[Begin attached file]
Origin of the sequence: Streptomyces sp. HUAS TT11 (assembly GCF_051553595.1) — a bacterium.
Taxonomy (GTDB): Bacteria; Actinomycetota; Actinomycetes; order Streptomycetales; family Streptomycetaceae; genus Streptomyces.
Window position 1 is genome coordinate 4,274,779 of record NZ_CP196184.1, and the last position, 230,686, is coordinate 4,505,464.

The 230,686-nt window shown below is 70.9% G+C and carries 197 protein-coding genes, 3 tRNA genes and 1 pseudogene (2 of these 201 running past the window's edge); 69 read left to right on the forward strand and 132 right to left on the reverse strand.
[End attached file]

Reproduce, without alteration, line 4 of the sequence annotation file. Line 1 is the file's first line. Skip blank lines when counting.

The 230,686-nt window shown below is 70.9% G+C and carries 197 protein-coding genes, 3 tRNA genes and 1 pseudogene (2 of these 201 running past the window's edge); 69 read left to right on the forward strand and 132 right to left on the reverse strand.